The regulation concerns 28+3 national markets with different rules, licences, fees and costs. The gaps within Europe are still wide. For example, consumers in Latvia spent in 2014 on average €3.70 a month and Irish consumers an average of €23.80 per month for using their mobile phones.

Europeans have different travel habits across the countries, and there are also different network costs in visited countries. Consumer retail offers vary widely between states. In 2016 the cheapest monthly deals offering 1GB of data, 600 minutes of calls and 225 SMS ranged from €60 in Hungary to €8 in Estonia (excl. VAT). For prepaid data 1GB is commonly sold in at €10 in Germany, while you can get it for less than the equivalent of €0.40 in Poland.

Abuse

That's why the danger is quite real, that users may try to take a SIM card from a "cheap country" to be used in a more expensive country and thereby clearly undercut national pricing. Therefore, the EU has put in some "safeguards" (for the providers) against "permanent roaming" what they consider "abusive behaviour".

Abuse and Fair Use Policy (FUP) Edit

Here the wording already gets ambiguous. The providers and the EU try to prevent what they claim possible "abuse" or "misuse" of the regulations by some consumers. The users argue that while they might disobey some T&Cs, they act quite in line with a rational economical behaviour by preferring the cheapest offer available in one market and bring it to another.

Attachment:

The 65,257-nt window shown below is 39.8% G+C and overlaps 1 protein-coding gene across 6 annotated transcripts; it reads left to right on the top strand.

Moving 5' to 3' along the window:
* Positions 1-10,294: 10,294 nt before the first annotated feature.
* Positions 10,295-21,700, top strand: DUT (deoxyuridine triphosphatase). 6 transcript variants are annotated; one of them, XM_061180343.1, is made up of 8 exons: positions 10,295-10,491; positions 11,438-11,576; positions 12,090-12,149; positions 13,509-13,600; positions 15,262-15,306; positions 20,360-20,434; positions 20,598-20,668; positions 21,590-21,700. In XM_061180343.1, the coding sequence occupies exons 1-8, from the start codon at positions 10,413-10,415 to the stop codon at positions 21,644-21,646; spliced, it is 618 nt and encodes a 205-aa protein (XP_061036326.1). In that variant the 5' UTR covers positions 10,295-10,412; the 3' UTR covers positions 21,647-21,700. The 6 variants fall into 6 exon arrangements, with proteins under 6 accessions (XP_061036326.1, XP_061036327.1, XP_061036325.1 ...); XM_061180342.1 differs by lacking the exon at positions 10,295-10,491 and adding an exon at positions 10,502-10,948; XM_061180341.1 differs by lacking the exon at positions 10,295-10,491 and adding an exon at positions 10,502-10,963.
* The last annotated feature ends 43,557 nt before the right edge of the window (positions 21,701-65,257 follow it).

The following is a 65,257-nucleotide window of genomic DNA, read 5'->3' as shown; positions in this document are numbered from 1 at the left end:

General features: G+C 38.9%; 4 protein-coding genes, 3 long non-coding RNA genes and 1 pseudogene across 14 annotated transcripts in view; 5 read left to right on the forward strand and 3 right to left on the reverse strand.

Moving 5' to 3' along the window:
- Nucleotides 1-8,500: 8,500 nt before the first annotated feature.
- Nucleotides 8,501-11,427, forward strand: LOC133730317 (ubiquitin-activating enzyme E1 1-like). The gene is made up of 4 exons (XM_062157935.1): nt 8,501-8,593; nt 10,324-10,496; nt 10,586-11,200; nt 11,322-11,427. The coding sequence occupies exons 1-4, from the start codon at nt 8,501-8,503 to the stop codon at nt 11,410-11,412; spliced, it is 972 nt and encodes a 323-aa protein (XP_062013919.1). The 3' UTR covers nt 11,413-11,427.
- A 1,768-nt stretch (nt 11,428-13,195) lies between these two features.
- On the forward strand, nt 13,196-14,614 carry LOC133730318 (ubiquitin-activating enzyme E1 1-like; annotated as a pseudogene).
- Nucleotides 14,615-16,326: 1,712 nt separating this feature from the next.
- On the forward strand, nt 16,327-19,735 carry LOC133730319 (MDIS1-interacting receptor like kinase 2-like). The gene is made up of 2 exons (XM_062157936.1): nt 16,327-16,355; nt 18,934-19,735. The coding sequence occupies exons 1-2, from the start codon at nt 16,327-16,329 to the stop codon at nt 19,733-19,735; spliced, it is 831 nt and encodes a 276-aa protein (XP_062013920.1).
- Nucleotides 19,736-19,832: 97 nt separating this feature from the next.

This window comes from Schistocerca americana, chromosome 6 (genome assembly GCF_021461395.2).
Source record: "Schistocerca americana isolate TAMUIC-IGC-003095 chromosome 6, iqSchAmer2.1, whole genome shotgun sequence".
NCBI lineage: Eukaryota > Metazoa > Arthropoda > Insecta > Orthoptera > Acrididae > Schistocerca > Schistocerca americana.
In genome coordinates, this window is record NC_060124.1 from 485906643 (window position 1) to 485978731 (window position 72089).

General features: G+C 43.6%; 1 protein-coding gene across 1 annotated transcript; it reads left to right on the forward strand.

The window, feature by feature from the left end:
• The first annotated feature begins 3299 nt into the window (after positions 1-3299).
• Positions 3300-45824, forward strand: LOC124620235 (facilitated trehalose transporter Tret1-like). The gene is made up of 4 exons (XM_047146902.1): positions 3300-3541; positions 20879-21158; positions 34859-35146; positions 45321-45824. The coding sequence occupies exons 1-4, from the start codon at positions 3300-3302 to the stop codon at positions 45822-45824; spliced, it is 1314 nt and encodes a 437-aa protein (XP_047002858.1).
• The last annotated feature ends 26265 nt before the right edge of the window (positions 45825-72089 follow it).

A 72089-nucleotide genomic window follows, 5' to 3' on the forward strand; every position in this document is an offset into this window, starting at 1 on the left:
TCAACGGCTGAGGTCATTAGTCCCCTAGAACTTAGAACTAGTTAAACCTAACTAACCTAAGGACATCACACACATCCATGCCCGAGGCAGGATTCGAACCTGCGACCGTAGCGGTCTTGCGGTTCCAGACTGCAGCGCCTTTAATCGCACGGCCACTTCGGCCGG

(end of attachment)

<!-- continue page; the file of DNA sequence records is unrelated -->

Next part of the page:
There are essentially 3 different so-called "safeguards" or "FUPs" in the regulation put in place by the EU to protect providers from losing revenues:

1
  • Stable links: to avoid "permanent roaming" in another country, a provider can require to show "stable links" to the home country of the SIM. If a customer can't prove them, he/she may get small surcharges applied (at a max.of €9.40 per GB). The wording of these rules leave a lot of room for interpretation. They will be employed by an operator only after having monitored a SIM card for at least 2 to 4 months and roaming period or consumption exceed domestic use in this period.
2